I still remember the first backpackers I ever saw. It was the first stop of my big world trip, Ho Chi Minh City, Vietnam. Arriving at the hostel after our flight, exhausted already by the sticky heat and boisterous Vietnamese city life, my friend and I spotted 15 or so bedraggled western backpackers lounging in the foyer. Even at a glance, it was plain to see they weren’t normal tourists. I wanted to say hi, but I was too shy.
They looked like they’d been travelling a while, a sun stroked bundle of dreadlocks and bangles and harem pants. When people have been backpacking for a long time, they get a certain look about them. It’s only looking back that I’ve been able to put my finger on what it is. It’s the uncanny ability to look completely at ease anywhere.
Everyone develops it after several months of buying breakfast from fly-swamped street stalls and slumping on boiling street corners waiting for long-overdue taxis as the world passes in a blur. Spend enough nights stumbling down grimy alleyways in flip flops, hopping rivers of piss in the street, slapping away bugs the size of your fist, arguing with thieving taxi drivers, and your comfort zone grows. Spend enough time out of your comfort zone, and the world becomes your comfort zone.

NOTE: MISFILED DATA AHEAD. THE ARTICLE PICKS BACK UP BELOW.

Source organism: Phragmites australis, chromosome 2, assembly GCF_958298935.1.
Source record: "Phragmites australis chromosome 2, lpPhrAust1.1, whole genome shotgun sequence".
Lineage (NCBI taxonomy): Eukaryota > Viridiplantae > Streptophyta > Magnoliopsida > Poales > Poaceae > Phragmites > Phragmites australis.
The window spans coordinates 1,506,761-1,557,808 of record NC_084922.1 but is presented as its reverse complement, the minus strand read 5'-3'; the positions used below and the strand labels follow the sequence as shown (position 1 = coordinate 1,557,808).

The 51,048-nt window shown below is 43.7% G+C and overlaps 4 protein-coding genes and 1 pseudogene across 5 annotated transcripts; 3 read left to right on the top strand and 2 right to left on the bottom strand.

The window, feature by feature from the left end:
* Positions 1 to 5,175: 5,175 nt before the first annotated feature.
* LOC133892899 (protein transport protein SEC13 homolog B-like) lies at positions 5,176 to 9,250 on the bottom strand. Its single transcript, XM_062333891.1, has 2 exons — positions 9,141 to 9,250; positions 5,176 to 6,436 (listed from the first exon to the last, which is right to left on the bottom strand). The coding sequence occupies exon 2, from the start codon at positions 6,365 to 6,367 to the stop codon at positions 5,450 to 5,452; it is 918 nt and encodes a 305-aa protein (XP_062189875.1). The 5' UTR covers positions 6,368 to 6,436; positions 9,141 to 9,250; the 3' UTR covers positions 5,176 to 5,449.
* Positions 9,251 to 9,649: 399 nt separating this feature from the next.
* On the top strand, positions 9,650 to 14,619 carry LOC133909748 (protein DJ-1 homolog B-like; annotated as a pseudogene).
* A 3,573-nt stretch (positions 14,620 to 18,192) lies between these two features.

It wasn’t just how they interacted with the world around them that fascinated me. It was how they talked to each other; how confident they were. That’s something else you gain after an extended period away from friends, family and home. When you’re alone on the other side of the world, there are no strings, nothing to link you to your life back home. You meet new people every day. You can be a new person with every single one of them. You are free to reinvent yourself constantly, and experiment with who you would like to be. I remember walking into each new dorm room and vaguely pondering who I would meet, and who they would meet when I introduced myself.
I don’t think I’m alone when I say that who I am depends at least in part on who I’m with. My personality scales or shrinks. I once worked in outbound sales for 6 miserable months and, surrounded by monstrous egos, my own voice shrank until I barely spoke. Have you ever given someone (or an entire office) a bad first impression? If so, you’ll know how hard it is to shift people’s perspectives of you once they’ve formed their initial opinions. By meeting new people every day, you are completely and utterly free to be your honest, true, confident self without fear of repercussion. Someone doesn’t take a shine to you? Fuck ‘em, you never have to see them again.
I was fascinated and smitten after my first meeting with a gaggle of mucky backpackers. Nothing’s changed since that sweaty evening in Ho Chi Minh. I still feel that the best version of myself – the best version of anyone – is the version that’s a bit lost, thousands of miles from home, bewildered and overwhelmed, but utterly, utterly free.